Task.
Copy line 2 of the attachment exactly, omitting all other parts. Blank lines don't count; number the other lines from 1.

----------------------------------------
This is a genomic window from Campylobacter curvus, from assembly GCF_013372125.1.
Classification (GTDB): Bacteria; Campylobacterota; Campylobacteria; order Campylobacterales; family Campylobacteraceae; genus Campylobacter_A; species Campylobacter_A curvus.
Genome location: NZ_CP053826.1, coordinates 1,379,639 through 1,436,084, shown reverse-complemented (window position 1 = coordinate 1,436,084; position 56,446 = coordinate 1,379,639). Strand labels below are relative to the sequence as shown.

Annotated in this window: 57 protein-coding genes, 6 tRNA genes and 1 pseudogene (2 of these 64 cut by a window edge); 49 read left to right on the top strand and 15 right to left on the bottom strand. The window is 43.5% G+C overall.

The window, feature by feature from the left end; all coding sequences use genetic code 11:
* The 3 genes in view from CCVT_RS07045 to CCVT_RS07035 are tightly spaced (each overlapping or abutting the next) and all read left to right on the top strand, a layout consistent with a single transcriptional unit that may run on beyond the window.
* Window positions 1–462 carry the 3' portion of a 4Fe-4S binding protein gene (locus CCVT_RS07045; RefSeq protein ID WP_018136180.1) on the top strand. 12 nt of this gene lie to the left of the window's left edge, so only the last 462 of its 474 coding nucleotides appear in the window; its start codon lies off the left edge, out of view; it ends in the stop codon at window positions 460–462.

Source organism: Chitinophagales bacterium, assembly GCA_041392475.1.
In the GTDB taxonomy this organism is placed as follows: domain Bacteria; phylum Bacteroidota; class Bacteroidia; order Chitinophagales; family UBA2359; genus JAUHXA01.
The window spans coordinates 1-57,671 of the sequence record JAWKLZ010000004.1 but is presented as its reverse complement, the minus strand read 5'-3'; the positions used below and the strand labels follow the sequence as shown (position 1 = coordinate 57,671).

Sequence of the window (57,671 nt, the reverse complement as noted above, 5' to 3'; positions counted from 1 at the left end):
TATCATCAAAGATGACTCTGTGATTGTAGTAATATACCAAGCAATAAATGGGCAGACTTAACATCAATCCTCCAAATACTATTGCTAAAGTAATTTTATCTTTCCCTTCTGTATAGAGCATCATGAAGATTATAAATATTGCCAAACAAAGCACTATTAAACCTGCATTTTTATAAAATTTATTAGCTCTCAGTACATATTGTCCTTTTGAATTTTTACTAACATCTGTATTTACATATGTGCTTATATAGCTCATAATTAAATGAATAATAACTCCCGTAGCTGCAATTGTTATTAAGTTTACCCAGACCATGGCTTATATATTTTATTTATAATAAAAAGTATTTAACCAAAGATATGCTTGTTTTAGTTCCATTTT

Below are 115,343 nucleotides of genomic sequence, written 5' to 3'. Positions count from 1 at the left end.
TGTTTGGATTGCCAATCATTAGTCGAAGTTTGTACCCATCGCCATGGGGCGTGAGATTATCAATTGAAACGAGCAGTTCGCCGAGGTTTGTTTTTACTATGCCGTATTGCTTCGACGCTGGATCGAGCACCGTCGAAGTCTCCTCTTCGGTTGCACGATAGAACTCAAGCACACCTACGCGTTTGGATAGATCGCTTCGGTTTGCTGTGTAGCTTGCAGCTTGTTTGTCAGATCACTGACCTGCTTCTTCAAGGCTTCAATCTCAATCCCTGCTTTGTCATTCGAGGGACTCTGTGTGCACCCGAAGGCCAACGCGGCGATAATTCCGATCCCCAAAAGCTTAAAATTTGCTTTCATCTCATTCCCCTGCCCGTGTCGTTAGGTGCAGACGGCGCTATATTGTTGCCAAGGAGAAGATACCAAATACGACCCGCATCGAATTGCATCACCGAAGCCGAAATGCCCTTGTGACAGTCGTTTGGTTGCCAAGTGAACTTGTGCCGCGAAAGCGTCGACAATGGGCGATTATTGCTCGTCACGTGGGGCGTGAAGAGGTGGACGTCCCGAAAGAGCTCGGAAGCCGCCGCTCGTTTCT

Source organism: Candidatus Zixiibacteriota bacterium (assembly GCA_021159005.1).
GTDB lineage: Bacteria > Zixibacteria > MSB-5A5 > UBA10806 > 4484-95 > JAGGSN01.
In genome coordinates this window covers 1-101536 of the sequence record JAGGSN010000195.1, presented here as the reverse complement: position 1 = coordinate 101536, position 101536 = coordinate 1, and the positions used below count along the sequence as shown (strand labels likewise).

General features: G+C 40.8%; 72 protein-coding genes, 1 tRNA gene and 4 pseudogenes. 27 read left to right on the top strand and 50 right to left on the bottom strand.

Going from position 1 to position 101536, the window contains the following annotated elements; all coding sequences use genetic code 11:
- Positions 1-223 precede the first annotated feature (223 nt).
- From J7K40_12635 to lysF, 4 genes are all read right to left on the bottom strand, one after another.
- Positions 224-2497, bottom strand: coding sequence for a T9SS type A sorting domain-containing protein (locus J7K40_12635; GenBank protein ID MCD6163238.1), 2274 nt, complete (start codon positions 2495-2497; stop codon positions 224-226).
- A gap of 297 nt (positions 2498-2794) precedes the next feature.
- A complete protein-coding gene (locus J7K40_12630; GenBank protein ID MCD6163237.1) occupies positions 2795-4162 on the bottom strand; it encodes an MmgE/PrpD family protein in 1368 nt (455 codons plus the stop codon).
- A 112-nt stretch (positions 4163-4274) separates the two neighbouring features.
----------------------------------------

Classification (GTDB): Bacteria; Campylobacterota; Campylobacteria; order Campylobacterales; family Campylobacteraceae; genus Campylobacter_A; species Campylobacter_A curvus.